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Posted 2 Feb 2015
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ASP.NET Web API Javascript Clients

, 2 Feb 2015
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Presenting the ASP.NET Web API Javascript Clients NuGet that generates Javascript/AngularJS/JQuery/NodeJS boilerplate code to access your ASP.NET Web API services.

Introduction

Creating REST services, or at least web services that communicate over HTTP using simple XML or JSON from Visual Studio has never been that easy as with the ASP.NET Web API (2).

But what about the service consuming side ? Suppose you’re also writing an AngularJS client to your API. What will come in really handy, are the help pages to your API that have been generated by the ASP.NET Web API toolkit.

Still, you’ll have some boilerplate code to write. The richer your API, the more boilerplate code you’ll have to write. And while you are developing both your API and client in parallel, you will constantly have to edit/extend that boilerplate code.

This article presents a NuGet component that generates boilerplate code to access your API from Javascript so you don’t have to write it anymore.

The NuGet package is published on NuGet.org:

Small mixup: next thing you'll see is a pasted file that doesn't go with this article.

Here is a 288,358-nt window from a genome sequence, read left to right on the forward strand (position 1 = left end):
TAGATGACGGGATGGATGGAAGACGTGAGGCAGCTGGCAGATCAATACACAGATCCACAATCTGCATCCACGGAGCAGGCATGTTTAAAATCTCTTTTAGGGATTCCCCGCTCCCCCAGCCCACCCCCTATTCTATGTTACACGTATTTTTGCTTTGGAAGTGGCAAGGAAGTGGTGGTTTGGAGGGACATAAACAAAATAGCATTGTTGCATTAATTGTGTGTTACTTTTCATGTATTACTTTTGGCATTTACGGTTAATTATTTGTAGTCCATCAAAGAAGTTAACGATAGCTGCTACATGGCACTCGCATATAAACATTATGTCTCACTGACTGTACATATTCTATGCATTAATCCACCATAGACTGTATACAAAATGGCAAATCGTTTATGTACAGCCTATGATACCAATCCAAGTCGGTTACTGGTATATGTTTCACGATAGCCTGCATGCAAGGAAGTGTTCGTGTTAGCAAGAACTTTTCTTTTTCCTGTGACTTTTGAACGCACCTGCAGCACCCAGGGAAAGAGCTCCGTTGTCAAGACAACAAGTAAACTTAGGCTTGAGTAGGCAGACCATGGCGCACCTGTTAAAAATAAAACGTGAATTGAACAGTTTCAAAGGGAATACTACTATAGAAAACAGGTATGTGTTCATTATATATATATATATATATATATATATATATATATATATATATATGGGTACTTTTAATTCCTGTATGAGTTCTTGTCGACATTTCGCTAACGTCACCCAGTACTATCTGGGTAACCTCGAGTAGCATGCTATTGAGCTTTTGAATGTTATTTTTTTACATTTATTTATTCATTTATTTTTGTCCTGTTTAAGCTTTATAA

https://www.nuget.org/packages/Arebis.AspNet.WebApi.JsClients.cs/

The Idea

In fact, the idea is simple: the documentation pages of the Web API are generated on the fly based on your API code. Great about this, is that the documentation is always up to date with your online API version.

Now, take the same code that generates the documentation pages, but change the output to be not HTML, but Javascript code that will be able to call the API, and you have the client side boilerplate code needed to call your API, and what’s more, it is always up to date with your online API version.

Getting Started

Try out the package as follows: create a new ASP.NET Web Application (in C#). Then select the Web API template. Don’t forget to change authentication to whatever you want:

If you now press F5 to run your site, you get the following homepage:

The API link on top of the page brings you to the API help pages.

Close your browser to stop your application, and choose to add a NuGet package (right-click on your project, and choose “Manage NuGet Packages…”)

In the search box (top right) type “arebis” and install the “Arebis ASP.NET Web API Javascript Clients”:

Run your solution again by pressing F5. You will now find a “Clients” link on top of your page:

Note: if you do not have the “Clients” link, don’t worry, simply navigate to the “/Client” page of your site (i.e. http://localhost:55747/Client, but with the portnumber of your site). The NuGet package may fail to add the “Clients” link if your _Layout.cshtml template was altered.